Make an informed financial decision about your enrollment. Complete the Financial Plan tool and see how much you may be eligible for in federal financial aid and how much program costs. Get Started.
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You’ve chosen your degree program and know if you want to attend online or at a local campus. Now it’s time to determine how much you’ll invest in your education and how to pay for it. Use the tuition and expenses estimating, Financial Plan with Net Price Calculator, which will walk you step by step through the process.
Once in the Financial Plan tool, you’ll:
It’ll be helpful for you to know about your taxes, savings and any prior college credits. The more specific the information you provide, the more accurate your estimate will be.
For more information about each of these programs, including on-time completion rates, the median debt incurred by students who completed the program and other important information, please visit phoenix.edu/programs/gainful-employment.html.
Education pays — in more ways than one. According to the current national population survey conducted by the Bureau of Labor Statistics, the higher the level of education completed by an individual, the more positive effect it has on his or her median weekly earnings. In addition, there is less of a chance the individual will be unemployed. See how this is illustrated in the chart below.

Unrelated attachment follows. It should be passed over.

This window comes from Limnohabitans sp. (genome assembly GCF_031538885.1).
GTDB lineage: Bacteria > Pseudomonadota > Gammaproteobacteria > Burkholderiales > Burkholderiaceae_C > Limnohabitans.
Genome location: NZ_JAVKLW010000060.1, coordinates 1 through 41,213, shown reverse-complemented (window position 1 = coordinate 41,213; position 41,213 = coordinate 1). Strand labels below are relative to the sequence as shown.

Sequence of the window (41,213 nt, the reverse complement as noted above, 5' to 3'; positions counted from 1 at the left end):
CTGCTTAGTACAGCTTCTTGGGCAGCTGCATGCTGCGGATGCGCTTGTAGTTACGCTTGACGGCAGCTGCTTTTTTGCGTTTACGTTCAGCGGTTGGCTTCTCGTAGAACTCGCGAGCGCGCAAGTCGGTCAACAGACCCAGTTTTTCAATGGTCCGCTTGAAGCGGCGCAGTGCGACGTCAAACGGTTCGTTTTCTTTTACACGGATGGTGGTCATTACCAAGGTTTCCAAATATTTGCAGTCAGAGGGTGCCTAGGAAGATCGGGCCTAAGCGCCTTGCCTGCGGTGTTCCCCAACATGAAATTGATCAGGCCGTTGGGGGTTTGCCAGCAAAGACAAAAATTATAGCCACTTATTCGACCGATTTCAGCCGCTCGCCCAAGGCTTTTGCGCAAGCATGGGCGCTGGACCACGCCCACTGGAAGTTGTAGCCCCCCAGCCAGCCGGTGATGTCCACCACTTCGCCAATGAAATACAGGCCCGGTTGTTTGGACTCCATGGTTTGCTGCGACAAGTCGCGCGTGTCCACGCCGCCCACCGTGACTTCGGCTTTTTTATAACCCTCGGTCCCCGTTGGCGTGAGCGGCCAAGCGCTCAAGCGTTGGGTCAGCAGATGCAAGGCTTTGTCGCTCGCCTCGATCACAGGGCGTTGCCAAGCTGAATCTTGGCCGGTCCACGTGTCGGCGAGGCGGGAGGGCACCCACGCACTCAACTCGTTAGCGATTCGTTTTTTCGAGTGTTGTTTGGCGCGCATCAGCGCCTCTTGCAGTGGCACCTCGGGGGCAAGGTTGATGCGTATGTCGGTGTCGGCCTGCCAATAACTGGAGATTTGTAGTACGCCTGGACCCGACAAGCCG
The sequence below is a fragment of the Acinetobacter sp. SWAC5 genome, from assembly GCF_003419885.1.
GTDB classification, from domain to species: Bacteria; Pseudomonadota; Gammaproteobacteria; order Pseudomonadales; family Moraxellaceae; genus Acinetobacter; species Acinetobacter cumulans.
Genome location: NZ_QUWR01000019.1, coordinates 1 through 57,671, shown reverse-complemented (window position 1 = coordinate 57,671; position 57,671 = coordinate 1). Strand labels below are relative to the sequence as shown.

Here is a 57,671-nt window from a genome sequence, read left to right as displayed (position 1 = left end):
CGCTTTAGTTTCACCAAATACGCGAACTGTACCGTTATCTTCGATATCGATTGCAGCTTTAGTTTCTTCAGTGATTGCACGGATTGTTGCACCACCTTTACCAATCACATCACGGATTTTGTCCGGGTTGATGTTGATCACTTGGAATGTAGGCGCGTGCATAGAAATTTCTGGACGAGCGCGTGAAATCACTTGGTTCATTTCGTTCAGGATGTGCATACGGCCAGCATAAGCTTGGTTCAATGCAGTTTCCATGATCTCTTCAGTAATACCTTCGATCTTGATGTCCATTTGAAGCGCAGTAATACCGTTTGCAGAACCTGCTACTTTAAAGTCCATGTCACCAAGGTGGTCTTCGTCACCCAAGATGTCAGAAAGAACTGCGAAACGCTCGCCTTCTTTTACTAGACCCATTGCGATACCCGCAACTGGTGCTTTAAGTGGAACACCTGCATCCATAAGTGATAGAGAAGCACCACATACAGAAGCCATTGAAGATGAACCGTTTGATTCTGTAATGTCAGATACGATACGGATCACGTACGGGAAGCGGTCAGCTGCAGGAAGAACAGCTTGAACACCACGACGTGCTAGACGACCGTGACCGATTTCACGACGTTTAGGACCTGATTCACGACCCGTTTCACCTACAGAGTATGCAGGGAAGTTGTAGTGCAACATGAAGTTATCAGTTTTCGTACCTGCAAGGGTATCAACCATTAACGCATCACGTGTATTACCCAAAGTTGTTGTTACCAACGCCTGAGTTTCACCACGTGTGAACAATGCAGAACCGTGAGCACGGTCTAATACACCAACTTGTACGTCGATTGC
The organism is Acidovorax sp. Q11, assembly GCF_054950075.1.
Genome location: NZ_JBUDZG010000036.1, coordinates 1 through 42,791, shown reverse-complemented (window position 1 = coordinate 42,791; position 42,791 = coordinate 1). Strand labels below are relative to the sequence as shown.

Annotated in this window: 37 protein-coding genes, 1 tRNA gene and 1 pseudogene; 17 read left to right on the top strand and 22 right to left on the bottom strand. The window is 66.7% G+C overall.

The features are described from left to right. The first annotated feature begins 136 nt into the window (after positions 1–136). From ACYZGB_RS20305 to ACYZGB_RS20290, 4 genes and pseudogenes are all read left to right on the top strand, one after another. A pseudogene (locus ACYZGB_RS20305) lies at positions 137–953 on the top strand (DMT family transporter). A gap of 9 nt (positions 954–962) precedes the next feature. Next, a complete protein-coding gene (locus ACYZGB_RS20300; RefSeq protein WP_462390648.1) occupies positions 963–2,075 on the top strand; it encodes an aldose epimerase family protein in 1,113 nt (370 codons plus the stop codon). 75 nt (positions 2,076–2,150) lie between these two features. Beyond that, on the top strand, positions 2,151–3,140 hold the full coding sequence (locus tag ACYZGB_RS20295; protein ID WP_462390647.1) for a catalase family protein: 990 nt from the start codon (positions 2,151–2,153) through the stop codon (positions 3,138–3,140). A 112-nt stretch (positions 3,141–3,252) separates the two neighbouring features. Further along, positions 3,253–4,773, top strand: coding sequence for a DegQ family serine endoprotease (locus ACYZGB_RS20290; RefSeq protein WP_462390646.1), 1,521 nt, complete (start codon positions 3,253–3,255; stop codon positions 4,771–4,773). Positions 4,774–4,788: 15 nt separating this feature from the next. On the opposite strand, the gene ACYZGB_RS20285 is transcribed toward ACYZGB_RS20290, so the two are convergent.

Note: BLS data is not specifically applicable to alumni of University of Phoenix. This chart applies to a more general student and alumni population and does not solely or predominantly reflect University of Phoenix graduates whose median weekly earnings may be less than reported and whose unemployment rate may be higher.
|Unemployment rate in 2013||Median weekly earnings in 2013|
|Some college, no degree||7.0%||$727|
|High school diploma||7.5%||$651|
|Less than high school diploma||11.0%||$472|
|All workers: 6.1%||All workers: $827|
Note: Data are for persons age 25 and over. Earnings are for full-time wage and salary workers. Source: Current Population Survey, U.S. Bureau of Labor Statistics, U.S. Department of Labor